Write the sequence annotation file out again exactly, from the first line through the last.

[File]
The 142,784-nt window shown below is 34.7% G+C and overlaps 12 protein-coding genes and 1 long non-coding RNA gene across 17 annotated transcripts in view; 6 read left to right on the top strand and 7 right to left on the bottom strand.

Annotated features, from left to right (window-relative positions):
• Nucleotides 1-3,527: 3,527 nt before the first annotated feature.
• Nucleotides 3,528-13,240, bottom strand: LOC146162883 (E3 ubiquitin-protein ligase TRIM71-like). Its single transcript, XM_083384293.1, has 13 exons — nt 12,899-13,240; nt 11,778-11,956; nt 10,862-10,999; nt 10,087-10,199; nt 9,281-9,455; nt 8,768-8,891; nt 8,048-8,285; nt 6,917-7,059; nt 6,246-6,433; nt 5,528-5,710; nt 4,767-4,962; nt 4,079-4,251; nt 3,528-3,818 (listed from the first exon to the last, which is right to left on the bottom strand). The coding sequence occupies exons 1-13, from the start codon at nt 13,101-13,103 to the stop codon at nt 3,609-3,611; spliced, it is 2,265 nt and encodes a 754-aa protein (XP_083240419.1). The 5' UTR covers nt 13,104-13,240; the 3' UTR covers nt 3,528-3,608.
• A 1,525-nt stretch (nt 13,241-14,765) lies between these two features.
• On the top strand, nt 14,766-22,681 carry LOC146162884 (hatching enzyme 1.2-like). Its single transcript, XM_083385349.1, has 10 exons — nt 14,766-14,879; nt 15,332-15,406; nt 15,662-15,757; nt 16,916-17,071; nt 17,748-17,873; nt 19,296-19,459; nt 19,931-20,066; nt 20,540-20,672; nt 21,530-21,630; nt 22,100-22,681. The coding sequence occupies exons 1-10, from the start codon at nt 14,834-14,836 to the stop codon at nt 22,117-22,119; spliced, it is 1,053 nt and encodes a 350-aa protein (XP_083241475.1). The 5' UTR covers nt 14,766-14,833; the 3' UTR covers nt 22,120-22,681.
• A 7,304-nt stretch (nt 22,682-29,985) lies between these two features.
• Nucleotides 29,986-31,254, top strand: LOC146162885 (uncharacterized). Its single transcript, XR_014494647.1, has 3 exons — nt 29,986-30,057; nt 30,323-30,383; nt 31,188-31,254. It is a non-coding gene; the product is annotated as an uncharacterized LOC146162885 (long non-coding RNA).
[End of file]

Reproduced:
The 142,784-nt window shown below is 34.7% G+C and overlaps 12 protein-coding genes and 1 long non-coding RNA gene across 17 annotated transcripts in view; 6 read left to right on the top strand and 7 right to left on the bottom strand.

Annotated features, from left to right (window-relative positions):
• Nucleotides 1-3,527: 3,527 nt before the first annotated feature.
• Nucleotides 3,528-13,240, bottom strand: LOC146162883 (E3 ubiquitin-protein ligase TRIM71-like). Its single transcript, XM_083384293.1, has 13 exons — nt 12,899-13,240; nt 11,778-11,956; nt 10,862-10,999; nt 10,087-10,199; nt 9,281-9,455; nt 8,768-8,891; nt 8,048-8,285; nt 6,917-7,059; nt 6,246-6,433; nt 5,528-5,710; nt 4,767-4,962; nt 4,079-4,251; nt 3,528-3,818 (listed from the first exon to the last, which is right to left on the bottom strand). The coding sequence occupies exons 1-13, from the start codon at nt 13,101-13,103 to the stop codon at nt 3,609-3,611; spliced, it is 2,265 nt and encodes a 754-aa protein (XP_083240419.1). The 5' UTR covers nt 13,104-13,240; the 3' UTR covers nt 3,528-3,608.
• A 1,525-nt stretch (nt 13,241-14,765) lies between these two features.
• On the top strand, nt 14,766-22,681 carry LOC146162884 (hatching enzyme 1.2-like). Its single transcript, XM_083385349.1, has 10 exons — nt 14,766-14,879; nt 15,332-15,406; nt 15,662-15,757; nt 16,916-17,071; nt 17,748-17,873; nt 19,296-19,459; nt 19,931-20,066; nt 20,540-20,672; nt 21,530-21,630; nt 22,100-22,681. The coding sequence occupies exons 1-10, from the start codon at nt 14,834-14,836 to the stop codon at nt 22,117-22,119; spliced, it is 1,053 nt and encodes a 350-aa protein (XP_083241475.1). The 5' UTR covers nt 14,766-14,833; the 3' UTR covers nt 22,120-22,681.
• A 7,304-nt stretch (nt 22,682-29,985) lies between these two features.
• Nucleotides 29,986-31,254, top strand: LOC146162885 (uncharacterized). Its single transcript, XR_014494647.1, has 3 exons — nt 29,986-30,057; nt 30,323-30,383; nt 31,188-31,254. It is a non-coding gene; the product is annotated as an uncharacterized LOC146162885 (long non-coding RNA).